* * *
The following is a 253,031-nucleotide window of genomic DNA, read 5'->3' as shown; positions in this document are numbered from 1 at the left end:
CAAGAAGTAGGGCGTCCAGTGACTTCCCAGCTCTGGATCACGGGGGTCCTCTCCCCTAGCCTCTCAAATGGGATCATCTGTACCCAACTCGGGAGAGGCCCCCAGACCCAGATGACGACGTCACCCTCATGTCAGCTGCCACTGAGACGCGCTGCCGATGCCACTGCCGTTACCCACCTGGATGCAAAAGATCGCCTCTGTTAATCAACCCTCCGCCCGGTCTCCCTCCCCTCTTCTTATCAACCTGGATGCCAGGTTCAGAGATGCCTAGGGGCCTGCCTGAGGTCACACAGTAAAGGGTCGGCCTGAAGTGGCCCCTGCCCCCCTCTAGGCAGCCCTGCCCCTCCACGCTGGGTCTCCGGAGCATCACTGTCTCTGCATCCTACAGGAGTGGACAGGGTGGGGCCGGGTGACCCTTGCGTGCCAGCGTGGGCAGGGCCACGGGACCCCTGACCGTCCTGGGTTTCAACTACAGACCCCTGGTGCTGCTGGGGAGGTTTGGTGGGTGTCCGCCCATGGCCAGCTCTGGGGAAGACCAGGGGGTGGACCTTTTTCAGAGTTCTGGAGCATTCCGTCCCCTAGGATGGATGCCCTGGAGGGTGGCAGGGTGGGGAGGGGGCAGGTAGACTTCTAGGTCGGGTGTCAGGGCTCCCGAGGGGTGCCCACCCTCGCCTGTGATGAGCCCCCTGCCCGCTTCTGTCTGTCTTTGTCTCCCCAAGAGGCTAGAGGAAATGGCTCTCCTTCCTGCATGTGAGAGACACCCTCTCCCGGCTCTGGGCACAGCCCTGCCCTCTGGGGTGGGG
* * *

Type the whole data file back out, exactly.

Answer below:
The following is a 253,031-nucleotide window of genomic DNA, read 5'->3' as shown; positions in this document are numbered from 1 at the left end:
CAAGAAGTAGGGCGTCCAGTGACTTCCCAGCTCTGGATCACGGGGGTCCTCTCCCCTAGCCTCTCAAATGGGATCATCTGTACCCAACTCGGGAGAGGCCCCCAGACCCAGATGACGACGTCACCCTCATGTCAGCTGCCACTGAGACGCGCTGCCGATGCCACTGCCGTTACCCACCTGGATGCAAAAGATCGCCTCTGTTAATCAACCCTCCGCCCGGTCTCCCTCCCCTCTTCTTATCAACCTGGATGCCAGGTTCAGAGATGCCTAGGGGCCTGCCTGAGGTCACACAGTAAAGGGTCGGCCTGAAGTGGCCCCTGCCCCCCTCTAGGCAGCCCTGCCCCTCCACGCTGGGTCTCCGGAGCATCACTGTCTCTGCATCCTACAGGAGTGGACAGGGTGGGGCCGGGTGACCCTTGCGTGCCAGCGTGGGCAGGGCCACGGGACCCCTGACCGTCCTGGGTTTCAACTACAGACCCCTGGTGCTGCTGGGGAGGTTTGGTGGGTGTCCGCCCATGGCCAGCTCTGGGGAAGACCAGGGGGTGGACCTTTTTCAGAGTTCTGGAGCATTCCGTCCCCTAGGATGGATGCCCTGGAGGGTGGCAGGGTGGGGAGGGGGCAGGTAGACTTCTAGGTCGGGTGTCAGGGCTCCCGAGGGGTGCCCACCCTCGCCTGTGATGAGCCCCCTGCCCGCTTCTGTCTGTCTTTGTCTCCCCAAGAGGCTAGAGGAAATGGCTCTCCTTCCTGCATGTGAGAGACACCCTCTCCCGGCTCTGGGCACAGCCCTGCCCTCTGGGGTGGGG